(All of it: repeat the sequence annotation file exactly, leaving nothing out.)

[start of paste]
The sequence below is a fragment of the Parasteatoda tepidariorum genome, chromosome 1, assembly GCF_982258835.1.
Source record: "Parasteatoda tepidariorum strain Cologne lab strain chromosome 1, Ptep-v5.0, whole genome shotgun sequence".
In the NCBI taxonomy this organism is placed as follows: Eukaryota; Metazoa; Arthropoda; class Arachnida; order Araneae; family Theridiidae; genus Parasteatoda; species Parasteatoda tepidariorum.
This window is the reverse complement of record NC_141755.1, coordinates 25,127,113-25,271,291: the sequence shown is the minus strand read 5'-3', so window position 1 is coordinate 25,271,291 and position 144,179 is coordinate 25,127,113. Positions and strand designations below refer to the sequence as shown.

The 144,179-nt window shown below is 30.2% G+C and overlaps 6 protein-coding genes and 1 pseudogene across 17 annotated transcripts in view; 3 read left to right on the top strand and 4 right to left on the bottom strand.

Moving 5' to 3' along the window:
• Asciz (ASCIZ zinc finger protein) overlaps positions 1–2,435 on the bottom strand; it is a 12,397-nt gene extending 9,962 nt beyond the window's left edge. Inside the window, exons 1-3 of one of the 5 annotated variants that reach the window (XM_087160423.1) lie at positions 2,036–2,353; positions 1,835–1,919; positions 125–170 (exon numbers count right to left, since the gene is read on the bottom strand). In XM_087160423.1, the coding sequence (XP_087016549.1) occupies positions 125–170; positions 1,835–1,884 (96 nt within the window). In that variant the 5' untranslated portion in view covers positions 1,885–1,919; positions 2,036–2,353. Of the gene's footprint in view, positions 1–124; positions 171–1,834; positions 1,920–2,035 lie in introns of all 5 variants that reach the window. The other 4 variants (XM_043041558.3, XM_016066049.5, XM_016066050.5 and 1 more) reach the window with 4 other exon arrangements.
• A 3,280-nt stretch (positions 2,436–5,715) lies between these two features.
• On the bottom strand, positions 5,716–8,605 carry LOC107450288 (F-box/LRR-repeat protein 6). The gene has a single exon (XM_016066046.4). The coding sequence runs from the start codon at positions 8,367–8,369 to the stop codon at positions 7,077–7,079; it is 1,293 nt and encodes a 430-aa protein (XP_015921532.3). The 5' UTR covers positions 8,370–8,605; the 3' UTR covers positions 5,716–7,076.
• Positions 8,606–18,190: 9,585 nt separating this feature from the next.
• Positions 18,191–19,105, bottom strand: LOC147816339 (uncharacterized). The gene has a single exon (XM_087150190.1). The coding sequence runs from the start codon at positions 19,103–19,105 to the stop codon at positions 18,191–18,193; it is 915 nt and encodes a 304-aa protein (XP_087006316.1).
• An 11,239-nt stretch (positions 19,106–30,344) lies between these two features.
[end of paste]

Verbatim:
The sequence below is a fragment of the Parasteatoda tepidariorum genome, chromosome 1, assembly GCF_982258835.1.
Source record: "Parasteatoda tepidariorum strain Cologne lab strain chromosome 1, Ptep-v5.0, whole genome shotgun sequence".
In the NCBI taxonomy this organism is placed as follows: Eukaryota; Metazoa; Arthropoda; class Arachnida; order Araneae; family Theridiidae; genus Parasteatoda; species Parasteatoda tepidariorum.
This window is the reverse complement of record NC_141755.1, coordinates 25,127,113-25,271,291: the sequence shown is the minus strand read 5'-3', so window position 1 is coordinate 25,271,291 and position 144,179 is coordinate 25,127,113. Positions and strand designations below refer to the sequence as shown.

The 144,179-nt window shown below is 30.2% G+C and overlaps 6 protein-coding genes and 1 pseudogene across 17 annotated transcripts in view; 3 read left to right on the top strand and 4 right to left on the bottom strand.

Moving 5' to 3' along the window:
• Asciz (ASCIZ zinc finger protein) overlaps positions 1–2,435 on the bottom strand; it is a 12,397-nt gene extending 9,962 nt beyond the window's left edge. Inside the window, exons 1-3 of one of the 5 annotated variants that reach the window (XM_087160423.1) lie at positions 2,036–2,353; positions 1,835–1,919; positions 125–170 (exon numbers count right to left, since the gene is read on the bottom strand). In XM_087160423.1, the coding sequence (XP_087016549.1) occupies positions 125–170; positions 1,835–1,884 (96 nt within the window). In that variant the 5' untranslated portion in view covers positions 1,885–1,919; positions 2,036–2,353. Of the gene's footprint in view, positions 1–124; positions 171–1,834; positions 1,920–2,035 lie in introns of all 5 variants that reach the window. The other 4 variants (XM_043041558.3, XM_016066049.5, XM_016066050.5 and 1 more) reach the window with 4 other exon arrangements.
• A 3,280-nt stretch (positions 2,436–5,715) lies between these two features.
• On the bottom strand, positions 5,716–8,605 carry LOC107450288 (F-box/LRR-repeat protein 6). The gene has a single exon (XM_016066046.4). The coding sequence runs from the start codon at positions 8,367–8,369 to the stop codon at positions 7,077–7,079; it is 1,293 nt and encodes a 430-aa protein (XP_015921532.3). The 5' UTR covers positions 8,370–8,605; the 3' UTR covers positions 5,716–7,076.
• Positions 8,606–18,190: 9,585 nt separating this feature from the next.
• Positions 18,191–19,105, bottom strand: LOC147816339 (uncharacterized). The gene has a single exon (XM_087150190.1). The coding sequence runs from the start codon at positions 19,103–19,105 to the stop codon at positions 18,191–18,193; it is 915 nt and encodes a 304-aa protein (XP_087006316.1).
• An 11,239-nt stretch (positions 19,106–30,344) lies between these two features.